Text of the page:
1. The Second and Third Circuits' approach
Although the Second Circuit originally interpreted drug trafficking crime for immigration purposes in the same way that the term is interpreted for sentencing purposes, the Aguirre Court held that “the interests of nationwide uniformity outweigh our adherence to Circuit precedent” and adopted the rule that a state drug offense is an aggravated felony for immigration purposes only if it would be punishable as a felony under federal law or the crime contained a trafficking element. 79 F.3d at 317, overruling Jenkins v. INS, 32 F.3d 11 (2d Cir.1994). The Aguirre decision is short and relies primarily on the need for uniformity in immigration law, as well as deference to the BIA's then-current uniform interpretation. 79 F.3d at 317. Subsequently, the Third Circuit's Gerbier opinion fleshed out this reasoning, focusing on the need for national uniformity in immigration law and the legislative history of the provisions at issue. The Third Circuit concluded that an interpretation that incorporates the vagaries of state drug laws into federal immigration law “cannot be what Congress intended in establishing a ‘uniform’ immigration law.” 280 F.3d at 312.
2. The Fifth Circuit's approach
The Hernandez-Avalos Court reached its conclusion by following cases interpreting the statutory definition of “drug trafficking crime” in the context of sentencing enhancement. 251 F.3d at 508(citing United States v. Hinojosa-Lopez, 130 F.3d 691 (5th Cir.1997)). Under the Sentencing Guidelines, anyone convicted of unlawful reentry after removal is subject to an enhanced penalty if she was previously convicted of an aggravated felony in the United States. U.S.S.G. § 2L1.2. The Sentencing Guidelines define aggravated felony with reference to the INA, 8 U.S.C. § 1101(a)(43), which in turn incorporates the definition of drug trafficking crime under 18 U.S.C. § 924(c). See United States v. Ballesteros-Ruiz, 319 F.3d 1101, 1103 (9th Cir.2003). As noted above, a drug trafficking crime includes any felony punishable under the CSA and two other federal drug laws. 18 U.S.C. § 924(c)(2). Hinojosa-Lopez concluded that “drug trafficking crime” includes any state offense that is (1) punishable under the CSA and (2) a felony, relying on the text of the definition of drug trafficking crime, the decisions of other federal courts of appeals, and commentary in the Sentencing Guidelines. 130 F.3d at 693-94.
In the sentencing context, this Court and all other federal courts of appeals that have interpreted “drug trafficking crime” have used similar reasoning and have adopted similar definitions of drug trafficking crime, encompassing any offense that is both punishable under the CSA and prosecuted as a felony. See, e.g., United States v. Ibarra-Galindo, 206 F.3d 1337, 1339 (9th Cir.2000); United States v. Simon, 168 F.3d 1271, 1272 (11th Cir.1999); United States v. Briones-Mata, 116 F.3d 308, 309 (8th Cir.1997); United States v. Cabrera-Sosa, 81 F.3d 998, 1000 (10th Cir.1996); United States v. Restrepo-Aguilar, 74 F.3d 361, 364 (1st Cir.1996); United States v. Polanco, 29 F.3d 35, 38 (2d. Cir.1994).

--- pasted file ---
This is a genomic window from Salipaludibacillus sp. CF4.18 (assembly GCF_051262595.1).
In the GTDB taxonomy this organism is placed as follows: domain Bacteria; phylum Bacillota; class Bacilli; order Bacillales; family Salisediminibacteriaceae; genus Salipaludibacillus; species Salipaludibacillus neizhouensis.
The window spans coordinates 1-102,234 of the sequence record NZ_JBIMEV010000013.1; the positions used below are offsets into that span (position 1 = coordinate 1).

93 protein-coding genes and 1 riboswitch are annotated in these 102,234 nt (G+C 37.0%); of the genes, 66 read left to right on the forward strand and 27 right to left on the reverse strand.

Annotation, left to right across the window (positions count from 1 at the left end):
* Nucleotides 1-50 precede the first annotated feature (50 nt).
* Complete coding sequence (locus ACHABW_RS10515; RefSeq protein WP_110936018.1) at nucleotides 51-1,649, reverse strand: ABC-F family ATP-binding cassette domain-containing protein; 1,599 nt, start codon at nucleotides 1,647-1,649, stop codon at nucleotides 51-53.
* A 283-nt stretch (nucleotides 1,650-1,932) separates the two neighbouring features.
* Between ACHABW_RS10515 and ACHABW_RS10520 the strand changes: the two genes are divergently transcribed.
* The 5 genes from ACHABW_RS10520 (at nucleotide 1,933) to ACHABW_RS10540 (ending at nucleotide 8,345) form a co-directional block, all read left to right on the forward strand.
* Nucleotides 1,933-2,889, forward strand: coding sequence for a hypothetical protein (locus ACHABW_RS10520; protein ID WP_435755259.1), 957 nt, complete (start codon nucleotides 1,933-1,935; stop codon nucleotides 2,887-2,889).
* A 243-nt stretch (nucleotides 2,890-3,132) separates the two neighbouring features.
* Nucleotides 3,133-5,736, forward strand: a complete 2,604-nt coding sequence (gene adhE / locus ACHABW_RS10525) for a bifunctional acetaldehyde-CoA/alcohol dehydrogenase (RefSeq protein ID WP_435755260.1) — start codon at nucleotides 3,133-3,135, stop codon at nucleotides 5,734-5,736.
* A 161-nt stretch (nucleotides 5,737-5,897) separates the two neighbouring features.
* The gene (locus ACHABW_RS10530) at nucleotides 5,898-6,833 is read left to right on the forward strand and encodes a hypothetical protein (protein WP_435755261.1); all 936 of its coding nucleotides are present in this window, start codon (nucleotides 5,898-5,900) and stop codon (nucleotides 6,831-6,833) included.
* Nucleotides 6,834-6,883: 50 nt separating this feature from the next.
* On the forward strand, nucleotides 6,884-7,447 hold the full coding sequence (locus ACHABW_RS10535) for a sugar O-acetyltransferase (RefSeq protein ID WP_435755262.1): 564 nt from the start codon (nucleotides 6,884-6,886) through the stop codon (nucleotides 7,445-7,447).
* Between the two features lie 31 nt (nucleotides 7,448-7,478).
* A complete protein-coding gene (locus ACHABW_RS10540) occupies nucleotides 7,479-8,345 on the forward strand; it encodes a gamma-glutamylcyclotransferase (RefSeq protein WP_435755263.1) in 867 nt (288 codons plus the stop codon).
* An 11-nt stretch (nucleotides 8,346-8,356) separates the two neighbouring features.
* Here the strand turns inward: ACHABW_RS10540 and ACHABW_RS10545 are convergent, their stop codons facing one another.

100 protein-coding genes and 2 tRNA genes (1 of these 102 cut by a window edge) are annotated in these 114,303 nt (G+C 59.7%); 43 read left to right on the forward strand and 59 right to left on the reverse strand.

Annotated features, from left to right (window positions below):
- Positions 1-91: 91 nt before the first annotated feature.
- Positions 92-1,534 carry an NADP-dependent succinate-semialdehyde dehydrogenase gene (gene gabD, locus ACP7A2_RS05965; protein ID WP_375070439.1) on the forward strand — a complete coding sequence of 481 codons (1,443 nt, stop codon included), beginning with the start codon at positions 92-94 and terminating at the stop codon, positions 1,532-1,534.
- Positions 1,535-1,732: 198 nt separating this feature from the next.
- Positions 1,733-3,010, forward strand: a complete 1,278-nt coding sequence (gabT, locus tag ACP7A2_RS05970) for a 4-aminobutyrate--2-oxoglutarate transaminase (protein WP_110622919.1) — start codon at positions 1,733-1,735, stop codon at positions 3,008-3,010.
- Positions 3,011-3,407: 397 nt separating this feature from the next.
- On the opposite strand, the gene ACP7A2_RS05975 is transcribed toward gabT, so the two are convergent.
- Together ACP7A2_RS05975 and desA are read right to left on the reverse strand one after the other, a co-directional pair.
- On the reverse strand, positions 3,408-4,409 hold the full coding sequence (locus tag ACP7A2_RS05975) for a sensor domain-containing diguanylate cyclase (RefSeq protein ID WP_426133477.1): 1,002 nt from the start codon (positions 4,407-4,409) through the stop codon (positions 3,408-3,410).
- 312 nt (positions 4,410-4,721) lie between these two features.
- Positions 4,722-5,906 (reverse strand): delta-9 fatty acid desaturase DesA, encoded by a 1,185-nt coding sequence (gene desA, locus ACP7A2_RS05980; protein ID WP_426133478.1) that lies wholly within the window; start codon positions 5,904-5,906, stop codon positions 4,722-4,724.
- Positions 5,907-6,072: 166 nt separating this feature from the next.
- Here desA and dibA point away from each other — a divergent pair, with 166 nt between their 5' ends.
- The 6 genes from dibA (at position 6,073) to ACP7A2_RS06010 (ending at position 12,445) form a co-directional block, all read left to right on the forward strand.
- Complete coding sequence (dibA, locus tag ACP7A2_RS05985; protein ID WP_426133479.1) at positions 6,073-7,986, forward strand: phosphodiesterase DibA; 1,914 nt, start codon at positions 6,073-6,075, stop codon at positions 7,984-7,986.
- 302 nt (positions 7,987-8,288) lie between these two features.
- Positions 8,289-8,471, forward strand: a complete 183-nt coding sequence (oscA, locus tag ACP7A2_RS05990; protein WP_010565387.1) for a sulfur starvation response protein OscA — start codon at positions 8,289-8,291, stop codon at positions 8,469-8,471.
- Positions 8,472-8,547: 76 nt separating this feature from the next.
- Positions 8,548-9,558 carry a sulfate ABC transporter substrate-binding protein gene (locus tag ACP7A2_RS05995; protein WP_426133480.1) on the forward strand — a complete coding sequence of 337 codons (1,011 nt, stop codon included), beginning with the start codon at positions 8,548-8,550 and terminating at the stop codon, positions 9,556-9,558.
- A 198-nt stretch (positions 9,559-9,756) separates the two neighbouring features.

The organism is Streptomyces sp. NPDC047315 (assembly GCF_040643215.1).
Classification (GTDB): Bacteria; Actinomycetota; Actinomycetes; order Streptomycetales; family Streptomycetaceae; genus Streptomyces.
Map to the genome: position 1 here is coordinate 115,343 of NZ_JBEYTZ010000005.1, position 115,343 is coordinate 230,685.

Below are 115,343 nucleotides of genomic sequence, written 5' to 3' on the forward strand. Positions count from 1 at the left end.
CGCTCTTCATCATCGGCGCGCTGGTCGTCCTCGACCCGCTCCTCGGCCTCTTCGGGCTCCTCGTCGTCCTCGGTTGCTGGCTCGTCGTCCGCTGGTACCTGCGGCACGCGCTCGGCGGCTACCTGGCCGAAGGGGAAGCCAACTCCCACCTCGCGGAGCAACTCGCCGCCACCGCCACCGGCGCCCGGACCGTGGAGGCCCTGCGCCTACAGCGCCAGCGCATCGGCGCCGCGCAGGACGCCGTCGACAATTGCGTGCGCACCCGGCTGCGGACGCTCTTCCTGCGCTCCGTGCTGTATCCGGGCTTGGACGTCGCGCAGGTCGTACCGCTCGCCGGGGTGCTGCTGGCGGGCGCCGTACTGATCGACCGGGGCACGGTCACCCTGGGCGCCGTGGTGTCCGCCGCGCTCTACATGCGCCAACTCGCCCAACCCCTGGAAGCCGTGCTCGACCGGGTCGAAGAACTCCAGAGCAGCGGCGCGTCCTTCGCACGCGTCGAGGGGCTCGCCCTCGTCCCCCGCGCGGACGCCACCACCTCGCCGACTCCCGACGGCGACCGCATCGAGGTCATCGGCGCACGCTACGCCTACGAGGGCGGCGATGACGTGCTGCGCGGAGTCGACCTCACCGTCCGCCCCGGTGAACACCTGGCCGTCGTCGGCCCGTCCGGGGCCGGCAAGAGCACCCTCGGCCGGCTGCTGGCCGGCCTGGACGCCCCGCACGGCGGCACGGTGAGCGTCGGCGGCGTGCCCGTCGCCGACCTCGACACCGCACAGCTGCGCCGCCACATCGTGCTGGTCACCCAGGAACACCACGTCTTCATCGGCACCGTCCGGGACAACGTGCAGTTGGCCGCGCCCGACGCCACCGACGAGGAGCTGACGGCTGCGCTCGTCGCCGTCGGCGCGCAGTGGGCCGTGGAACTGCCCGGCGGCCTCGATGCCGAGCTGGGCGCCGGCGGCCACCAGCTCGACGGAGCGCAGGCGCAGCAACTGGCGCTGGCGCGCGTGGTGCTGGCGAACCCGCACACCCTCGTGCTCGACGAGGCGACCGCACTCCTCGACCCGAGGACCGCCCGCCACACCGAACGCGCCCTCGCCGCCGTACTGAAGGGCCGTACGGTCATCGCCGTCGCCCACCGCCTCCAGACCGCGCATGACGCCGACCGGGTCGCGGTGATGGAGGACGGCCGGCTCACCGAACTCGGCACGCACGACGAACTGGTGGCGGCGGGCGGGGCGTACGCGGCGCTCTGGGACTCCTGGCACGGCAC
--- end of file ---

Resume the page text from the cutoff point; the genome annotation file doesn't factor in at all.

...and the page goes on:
The Hernandez-Avalos Court questioned “the validity of interpreting this statute differently based on th[e] distinction between sentencing and immigration cases” or “the perceived need for a uniform, substantive standard ․ in the deportation context.” 251 F.3d at 509. It did not apply the presumption that immigration law should be nationally uniform, concluding that the “argument for uniformity is not altogether persuasive inasmuch as it creates a dichotomy-not uniformity-between the BIA's application of section 924(c) in removal proceedings and the federal courts' application of section 924(c) in sentencing proceedings.” 251 F.3d at 509. Furthermore, it did not address any other differences between the two statutory schemes that might make the reasoning of the sentencing cases inapplicable in the immigration context.
3. The BIA's interpretation
Emphasizing the need for nationally uniform immigration law, the BIA initially and for a long period interpreted “aggravated felony” for immigration purposes to include state drug offenses only if they would be punishable as felonies under federal drug laws or the offenses include a trafficking element. Matter of K-V-D-, 22 I & N Dec. 1163 (BIA 1999); Matter of L-G-, 21 I & N Dec. 89 (BIA 1995); Matter of Davis, 20 I & N Dec. 536 (BIA 1992). However, after Hernandez-Avalos, the BIA reversed its longstanding interpretation and now defines aggravated felony as the term is defined in the applicable circuit, adopting the rule used for sentencing enhancement where there is no circuit precedent interpreting drug trafficking crime for immigration purposes. See In re Yanez-Garcia, 23 I & N Dec. 390 (BIA 2002); but cf. In re Elgendi, 23 I & N Dec. 515, 518-19 (BIA 2002) (applying the sentencing enhancement rule in the Second Circuit notwithstanding Aguirre because the Board concluded that this “interpretation [i]s consistent with the Second Circuit's intuitive reading of the statute, divorced from the uniformity considerations” that the Board had rejected). Because the Ninth Circuit has not ruled on this question in the immigration context, the BIA followed our sentencing enhancement cases here, holding that Cazarez-Gutierrez's drug possession conviction was an aggravated felony for immigration purposes in the Ninth Circuit.
Although the Fifth Circuit's interpretation perhaps might be the most intuitive reading of the text of the definition of “drug trafficking crime,” “statutory language cannot be construed in a vacuum. It is a fundamental canon of statutory construction that the words of a statute must be read in their context and with a view to their place in the overall statutory scheme.” Davis v. Michigan Dep't of Treasury, 489 U.S. 803, 809, 109 S.Ct. 1500, 103 L.Ed.2d 891 (1989). The presumption that immigration laws should be interpreted to be nationally uniform, evidence that Congress intended uniformity, and prudential concerns lead us to reject the Fifth Circuit's analysis. Therefore, we join the Second and Third Circuits in holding that a state drug offense is an aggravated felony for immigration purposes only if it would be punishable as a felony under federal drug laws or the crime contains a trafficking element.